Meseret Defar of Ethiopia and Svitlana Shmidt of Ukraine compete in the Women's 3000 Metres first round during day one - WIC Istanbul (© Getty Images)
Istanbul, TurkeyAn exhilarating denouement to the 14th IAAF World Indoor Championships in Istanbul is guaranteed with 36 medals up for grabs in a little over three-and-a-half hours of action in the Atakoy Athletics Arena today.
With the third day of competition squeezed into one lip-smacking afternoon session it is difficult to know where to start. Yet after World records set on each of the first two days of the championships – courtesy of Natalya Dobrynska in the Pentathlon and Ashton Eaton in the Heptathlon – could we be set to maintain that sequence on the third and final day?
Isinbayeva in the spotlight
If so, it is hard to look beyond Yelena Isinbayeva of Russia as the women who could just achieve that feat in the women’s Pole Vault Final. Last month in Stockholm she cleared 5.01m for a staggering 28th World record of her career. It was a welcome return to her very best for the 29-year-old who has taken an enforced break from the sport and has struggled to find top form for the past couple of years prior to this indoor season.
Of course, it is always dangerous to assume World records can be set at will and Isinbayeva will not have matters all her own way in the pursuit for gold. Among her main rivals when the final kick starts today’s programme at 14:00 is Great Britain’s rapidly improving European Under-23 champion Holly Bleasdale and German record holder Silke Spiegelburg, although World No.2 Jenn Suhr will not start after withdrawing on the eve of the championships with an Achilles problem.
Defar’s drive for five
A World record may not be on the mind of Meseret Defar but she too will hope to carve out her own slice of history on Day 3 of the championships. The Ethiopian distance star is seeking to become the first woman in history to win five successive World Indoor titles in the same event so anticipate a high level of expectation when the starting pistol is fired at 15:50 for the women’s 3000m final. Defar began her winning streak in Budapest in 2004 and with the two fastest times in the world this year she will take all the beating. Her team-mate Gelete Burka and the Kenyan duo Hellen Obiri and Sylvia Kibet will present her main opposition.
If the perception at the start of these championships was the USA had sent a relatively weak looking team by their own incredibly high standards then it has taken them just two days to dismiss such thoughts. They already sit top of the medal table with five golds and three bronze medals and they will be optimistic they can better their best ever gold medal haul of eight at a World Indoor Championships (achieved in Toronto 1993, Birmingham 2003 and Doha 2010) here in Istanbul.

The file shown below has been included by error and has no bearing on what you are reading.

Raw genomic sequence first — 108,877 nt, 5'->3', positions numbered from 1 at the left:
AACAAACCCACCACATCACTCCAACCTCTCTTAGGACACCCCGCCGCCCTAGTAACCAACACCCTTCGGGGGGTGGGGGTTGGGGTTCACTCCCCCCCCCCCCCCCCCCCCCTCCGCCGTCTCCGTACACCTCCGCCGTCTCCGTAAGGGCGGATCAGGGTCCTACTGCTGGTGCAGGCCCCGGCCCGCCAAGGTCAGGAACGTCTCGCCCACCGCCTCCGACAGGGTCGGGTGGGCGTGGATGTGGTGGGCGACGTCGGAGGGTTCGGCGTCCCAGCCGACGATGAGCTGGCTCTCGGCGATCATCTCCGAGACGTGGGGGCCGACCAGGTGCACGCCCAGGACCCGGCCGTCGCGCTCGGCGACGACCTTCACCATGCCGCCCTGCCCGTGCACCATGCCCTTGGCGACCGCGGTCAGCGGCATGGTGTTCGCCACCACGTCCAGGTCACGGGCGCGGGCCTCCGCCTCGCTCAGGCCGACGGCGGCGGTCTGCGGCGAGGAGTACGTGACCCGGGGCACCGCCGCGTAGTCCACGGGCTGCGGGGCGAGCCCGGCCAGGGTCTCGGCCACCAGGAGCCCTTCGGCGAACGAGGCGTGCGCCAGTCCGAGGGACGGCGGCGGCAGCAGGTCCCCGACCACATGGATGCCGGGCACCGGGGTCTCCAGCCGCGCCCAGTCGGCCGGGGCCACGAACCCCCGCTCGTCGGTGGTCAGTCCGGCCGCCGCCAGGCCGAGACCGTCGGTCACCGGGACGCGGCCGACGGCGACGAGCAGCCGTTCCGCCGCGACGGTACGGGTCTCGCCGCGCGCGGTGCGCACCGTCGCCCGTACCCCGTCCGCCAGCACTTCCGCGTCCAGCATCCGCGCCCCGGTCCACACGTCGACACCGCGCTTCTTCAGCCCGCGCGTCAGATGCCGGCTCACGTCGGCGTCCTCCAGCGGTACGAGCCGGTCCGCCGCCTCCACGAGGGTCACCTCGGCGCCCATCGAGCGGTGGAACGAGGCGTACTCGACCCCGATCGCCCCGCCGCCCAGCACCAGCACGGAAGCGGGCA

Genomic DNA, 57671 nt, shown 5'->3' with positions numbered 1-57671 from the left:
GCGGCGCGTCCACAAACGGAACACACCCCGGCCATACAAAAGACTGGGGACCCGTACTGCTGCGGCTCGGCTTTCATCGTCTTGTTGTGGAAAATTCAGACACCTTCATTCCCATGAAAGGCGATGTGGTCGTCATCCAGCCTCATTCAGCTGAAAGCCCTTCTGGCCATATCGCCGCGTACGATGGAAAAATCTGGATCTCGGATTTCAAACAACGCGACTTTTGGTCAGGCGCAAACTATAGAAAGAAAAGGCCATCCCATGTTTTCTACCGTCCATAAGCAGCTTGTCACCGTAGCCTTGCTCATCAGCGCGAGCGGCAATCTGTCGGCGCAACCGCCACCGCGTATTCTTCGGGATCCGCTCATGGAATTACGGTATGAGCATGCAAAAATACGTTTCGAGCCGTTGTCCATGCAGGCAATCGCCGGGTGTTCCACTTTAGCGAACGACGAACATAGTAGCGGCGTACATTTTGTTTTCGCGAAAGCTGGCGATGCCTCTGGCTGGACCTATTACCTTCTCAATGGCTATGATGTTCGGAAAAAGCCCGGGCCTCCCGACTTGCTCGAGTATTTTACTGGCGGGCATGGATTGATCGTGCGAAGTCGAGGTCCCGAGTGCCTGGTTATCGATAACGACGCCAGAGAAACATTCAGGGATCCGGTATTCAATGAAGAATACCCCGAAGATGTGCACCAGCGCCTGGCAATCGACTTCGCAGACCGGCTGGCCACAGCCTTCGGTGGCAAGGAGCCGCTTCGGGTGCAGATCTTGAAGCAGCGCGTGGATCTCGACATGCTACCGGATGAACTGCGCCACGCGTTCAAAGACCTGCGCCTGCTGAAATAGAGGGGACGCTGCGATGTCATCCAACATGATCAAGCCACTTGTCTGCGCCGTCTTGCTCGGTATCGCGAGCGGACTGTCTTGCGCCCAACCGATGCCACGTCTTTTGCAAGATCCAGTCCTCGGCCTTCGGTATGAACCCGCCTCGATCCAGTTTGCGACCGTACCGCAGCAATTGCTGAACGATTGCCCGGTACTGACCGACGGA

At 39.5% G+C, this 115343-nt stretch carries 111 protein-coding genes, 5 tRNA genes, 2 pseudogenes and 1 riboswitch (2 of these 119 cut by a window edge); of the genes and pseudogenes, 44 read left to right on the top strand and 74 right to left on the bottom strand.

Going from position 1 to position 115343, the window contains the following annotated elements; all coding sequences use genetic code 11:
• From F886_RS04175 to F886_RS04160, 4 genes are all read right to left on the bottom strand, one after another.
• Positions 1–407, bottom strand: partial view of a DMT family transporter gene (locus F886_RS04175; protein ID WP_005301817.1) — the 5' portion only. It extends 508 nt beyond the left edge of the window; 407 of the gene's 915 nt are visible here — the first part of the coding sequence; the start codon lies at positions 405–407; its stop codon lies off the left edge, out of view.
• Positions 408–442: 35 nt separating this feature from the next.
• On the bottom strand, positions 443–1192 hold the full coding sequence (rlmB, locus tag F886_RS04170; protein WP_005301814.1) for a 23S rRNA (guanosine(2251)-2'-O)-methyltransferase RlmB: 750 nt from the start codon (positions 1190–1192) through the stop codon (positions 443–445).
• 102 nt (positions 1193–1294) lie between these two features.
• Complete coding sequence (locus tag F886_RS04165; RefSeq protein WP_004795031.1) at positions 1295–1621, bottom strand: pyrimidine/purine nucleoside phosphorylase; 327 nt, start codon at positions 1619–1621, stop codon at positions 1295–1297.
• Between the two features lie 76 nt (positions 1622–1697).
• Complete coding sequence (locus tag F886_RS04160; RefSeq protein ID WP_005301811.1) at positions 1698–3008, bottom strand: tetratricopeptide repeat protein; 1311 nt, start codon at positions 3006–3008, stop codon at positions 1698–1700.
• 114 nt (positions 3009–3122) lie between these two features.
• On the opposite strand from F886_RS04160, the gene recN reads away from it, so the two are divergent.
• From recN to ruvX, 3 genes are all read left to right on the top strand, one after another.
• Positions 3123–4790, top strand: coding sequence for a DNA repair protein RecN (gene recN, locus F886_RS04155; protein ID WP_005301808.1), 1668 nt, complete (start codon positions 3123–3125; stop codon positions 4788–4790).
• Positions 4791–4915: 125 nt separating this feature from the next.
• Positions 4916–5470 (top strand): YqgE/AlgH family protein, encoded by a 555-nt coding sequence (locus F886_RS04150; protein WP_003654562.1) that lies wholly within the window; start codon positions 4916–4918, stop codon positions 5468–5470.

Can Lagat defend?
Their hopes in the Men’s 3000m lie with the defending champion Bernard Lagat, although this event is arguably one of the most competitive on the schedule. Lying in opposition are the World 5000m champion Mo Farah of Great Britain, the Kenyan duo Edwin Soi and Augustine Choge and a revitalised Craig Mottram of Australia.
The US have traditionally had more success in the sprints and world leader Tianna Madison will be among the favourites in the Women’s 60m with semi-finals at 14:15 and final at 17:05. Madison, the 2005 World Long Jump champion, has transformed herself into a world-class sprinter this winter although the defending champion Veronica Campbell-Brown of Jamaica will present formidable opposition.
Merritt vs Liu Xiang
US hopes in the Men’s 60m Hurdles rest with Aries Merritt who set a blistering personal best of 7.43 when taking his national title last month. He will face a mighty challenge, though, in the shape of the 2008 World Indoor champion Liu Xiang of China appears back to his very best after several years of injury frustration. The Semi-finals are scheduled for 14:45 and final at 17:20.
US have even stronger claims in the two horizontal jumps finals. In the Men’s Triple Jump (16:10) World outdoor champion Christian Taylor and world leader Will Claye are expected to battle for gold. Meanwhile, in the Women’s Long Jump (14:05) defending champion Brittney Reese and the top qualifier Janay DeLoach of the USA look a strong threat.
Also the US will be hopeful of more success the men’s and women’s 4x400m Relay finals. The men will be seeking a fourth successive gold medal in this event and while their women face a big hurdle in Russia they will be bolstered by the fact Sanya Richards-Ross, who won the individual 400m title on Day Two of the championships, is part of their squad.
Battle of giants in the men’s High Jump
The Men’s High Jump final also features a strong US athlete in World outdoor champion Jesse Williams but this 10-man final is awash with class and also includes the Russian duo Ivan Ukhov and Andrey Silnov, the defending champion and the 2008 Olympic gold medallist, respectively.
Both Men’s and Women’s 800m finals also take place on Day Three. In the former event expect world leader Adam Kszczot of Poland to be prominent as well as 18-year-old Ethiopian talent Mohammed Aman.
In the women’s four lap race due off at 15:50 watch out for Russian duo Elena Kofanova and Yuliya Rusanova and Olympic champion Pamela Jelimo of Kenya.
Steve Landells for the IAAF